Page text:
I’m known in my family as the “forgetful kid.” As the oldest of five children, I’ve had plenty of things to occupy my mind. I can’t tell you how many times I’ve lost my keys, forgotten it was my turn for carpool or misplaced my purse. I attribute my absent-mindedness to leading a busy life.
But for millions of Americans, what appear to be normal memory lapses can develop into Alzheimer’s disease and other types of dementia.
Researchers at Rush Medical Center in Chicago estimate that about half of people who reach 85 years old will experience dementia. And of those who develop the disease, 60 percent will be diagnosed with Alzheimer’s. In fact, experts predict that by the year 2050, 30 million Americans will be diagnosed with dementia or Alzheimer’s.
Doctors can’t pinpoint for certain what causes dementia, but its prevalence is a growing financial and emotional hardship for people whose loved ones suffer from it. The Alzheimer’s Association, for example, estimates that Alzheimer’s patients receive over 18 billion hours of unpaid care, usually provided by a family member. Family caregivers must also deal with the emotional challenges often associated with the decline of someone they love.
Knowing that your loved one has dementia is difficult enough, but when that person -- or other family members -- refuses to accept their changing needs and abilities, it creates an even greater burden. Sometimes it’s the caregiver who refuses to accept the declining behavior of a loved one, but more often, it is the person with dementia who fails to see the warning signs.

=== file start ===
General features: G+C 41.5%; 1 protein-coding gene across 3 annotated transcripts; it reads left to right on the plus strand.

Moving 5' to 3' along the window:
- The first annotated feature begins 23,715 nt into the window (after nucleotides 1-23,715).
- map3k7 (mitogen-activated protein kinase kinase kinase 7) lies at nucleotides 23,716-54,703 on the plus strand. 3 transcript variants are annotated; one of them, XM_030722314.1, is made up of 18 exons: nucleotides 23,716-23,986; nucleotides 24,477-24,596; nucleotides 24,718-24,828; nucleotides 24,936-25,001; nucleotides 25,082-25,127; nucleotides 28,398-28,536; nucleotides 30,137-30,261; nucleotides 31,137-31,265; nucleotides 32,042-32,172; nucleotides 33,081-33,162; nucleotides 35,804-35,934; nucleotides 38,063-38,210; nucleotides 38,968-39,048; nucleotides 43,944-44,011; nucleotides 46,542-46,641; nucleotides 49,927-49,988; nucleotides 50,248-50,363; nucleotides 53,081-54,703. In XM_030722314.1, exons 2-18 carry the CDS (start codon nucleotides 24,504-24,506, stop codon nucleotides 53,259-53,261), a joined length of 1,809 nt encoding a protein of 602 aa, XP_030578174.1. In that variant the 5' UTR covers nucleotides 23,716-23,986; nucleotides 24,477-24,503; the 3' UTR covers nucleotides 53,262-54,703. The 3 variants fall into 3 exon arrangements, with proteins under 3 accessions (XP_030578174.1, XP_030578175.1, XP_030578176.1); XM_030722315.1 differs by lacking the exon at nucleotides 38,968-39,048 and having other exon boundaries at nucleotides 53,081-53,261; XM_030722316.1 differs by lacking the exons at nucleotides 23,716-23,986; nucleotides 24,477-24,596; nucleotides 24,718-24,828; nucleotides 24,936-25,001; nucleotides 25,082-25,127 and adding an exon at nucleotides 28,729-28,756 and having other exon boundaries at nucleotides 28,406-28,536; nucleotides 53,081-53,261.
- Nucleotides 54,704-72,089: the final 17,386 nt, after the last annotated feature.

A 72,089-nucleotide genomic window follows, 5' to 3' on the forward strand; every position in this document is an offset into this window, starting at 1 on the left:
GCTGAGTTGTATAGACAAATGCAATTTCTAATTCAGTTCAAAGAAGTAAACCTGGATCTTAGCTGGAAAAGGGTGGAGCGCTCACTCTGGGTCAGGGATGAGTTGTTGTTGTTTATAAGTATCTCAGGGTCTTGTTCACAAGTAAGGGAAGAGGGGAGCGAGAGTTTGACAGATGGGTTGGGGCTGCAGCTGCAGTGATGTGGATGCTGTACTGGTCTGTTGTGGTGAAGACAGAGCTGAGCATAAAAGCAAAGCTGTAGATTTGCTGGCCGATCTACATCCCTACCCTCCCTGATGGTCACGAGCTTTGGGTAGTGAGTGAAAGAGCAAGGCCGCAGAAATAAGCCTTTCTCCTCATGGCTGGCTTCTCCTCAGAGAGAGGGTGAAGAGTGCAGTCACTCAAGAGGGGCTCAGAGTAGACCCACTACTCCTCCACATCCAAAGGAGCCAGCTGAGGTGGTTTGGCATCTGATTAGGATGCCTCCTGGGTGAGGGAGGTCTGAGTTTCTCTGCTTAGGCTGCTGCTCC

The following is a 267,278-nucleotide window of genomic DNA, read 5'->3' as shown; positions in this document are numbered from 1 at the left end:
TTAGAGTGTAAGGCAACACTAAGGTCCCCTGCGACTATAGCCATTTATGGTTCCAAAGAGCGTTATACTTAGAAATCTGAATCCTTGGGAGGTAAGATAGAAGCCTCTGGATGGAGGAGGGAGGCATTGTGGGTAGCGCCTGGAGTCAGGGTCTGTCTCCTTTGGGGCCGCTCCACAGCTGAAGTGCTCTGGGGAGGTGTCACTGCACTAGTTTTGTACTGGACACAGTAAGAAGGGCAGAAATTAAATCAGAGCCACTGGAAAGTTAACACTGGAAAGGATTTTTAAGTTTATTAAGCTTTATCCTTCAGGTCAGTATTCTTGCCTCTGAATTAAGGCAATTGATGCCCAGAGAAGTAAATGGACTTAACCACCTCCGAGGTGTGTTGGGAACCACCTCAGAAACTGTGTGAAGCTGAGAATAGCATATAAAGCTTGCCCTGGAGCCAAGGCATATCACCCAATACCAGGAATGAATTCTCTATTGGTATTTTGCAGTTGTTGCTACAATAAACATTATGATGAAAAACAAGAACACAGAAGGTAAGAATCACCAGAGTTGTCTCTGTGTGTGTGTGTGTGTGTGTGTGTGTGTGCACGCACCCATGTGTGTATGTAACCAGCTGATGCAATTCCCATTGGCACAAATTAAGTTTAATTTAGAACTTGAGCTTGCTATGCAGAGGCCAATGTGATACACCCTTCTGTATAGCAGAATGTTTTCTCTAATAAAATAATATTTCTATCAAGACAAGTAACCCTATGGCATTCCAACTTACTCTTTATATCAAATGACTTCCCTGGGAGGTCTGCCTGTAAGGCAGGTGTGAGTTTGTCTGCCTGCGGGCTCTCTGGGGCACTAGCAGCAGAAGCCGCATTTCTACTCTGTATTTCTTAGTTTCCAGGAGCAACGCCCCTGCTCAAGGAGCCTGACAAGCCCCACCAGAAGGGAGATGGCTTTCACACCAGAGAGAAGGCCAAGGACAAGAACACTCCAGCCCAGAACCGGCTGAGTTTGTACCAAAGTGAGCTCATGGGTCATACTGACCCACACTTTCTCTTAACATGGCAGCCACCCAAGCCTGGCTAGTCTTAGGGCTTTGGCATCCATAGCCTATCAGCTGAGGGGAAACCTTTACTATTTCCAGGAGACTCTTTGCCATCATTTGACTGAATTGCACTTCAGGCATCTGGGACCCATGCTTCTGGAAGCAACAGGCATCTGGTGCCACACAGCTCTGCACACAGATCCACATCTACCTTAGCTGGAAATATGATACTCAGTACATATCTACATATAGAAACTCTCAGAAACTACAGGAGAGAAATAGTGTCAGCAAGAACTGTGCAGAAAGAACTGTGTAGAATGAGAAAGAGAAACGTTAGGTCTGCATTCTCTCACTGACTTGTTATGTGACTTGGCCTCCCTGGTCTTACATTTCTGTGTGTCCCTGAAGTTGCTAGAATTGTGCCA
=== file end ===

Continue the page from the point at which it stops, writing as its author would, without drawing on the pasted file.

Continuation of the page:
Denial over a loved one's dementia diagnosis is both normal and common, according to Helene Bergman, LCSW, founder and director of geriatric care management company Elder Care Alternatives.
The important thing, she says, is to make sure that the denial doesn’t lead to neglect of the care needs of the person with dementia.
If you’re caring for someone with dementia who is in denial about it, or are possibly in denial yourself, the five following steps can help you move forward.
1. Talk about it.
Open communication among family and close friends is essential for designing a cohesive support system and strategy to deal with your loved one’s illness. For some family members, the realization that their loved one’s condition won’t improve can trigger feelings of guilt or anger, which should be shared and resolved.
Others may be concerned about the financial strain of care. By facilitating a frank discussion about shared responsibilities and concerns, family and friends can eliminate any misunderstandings and reinforce a united, supportive front to provide their loved one with the care he or she needs.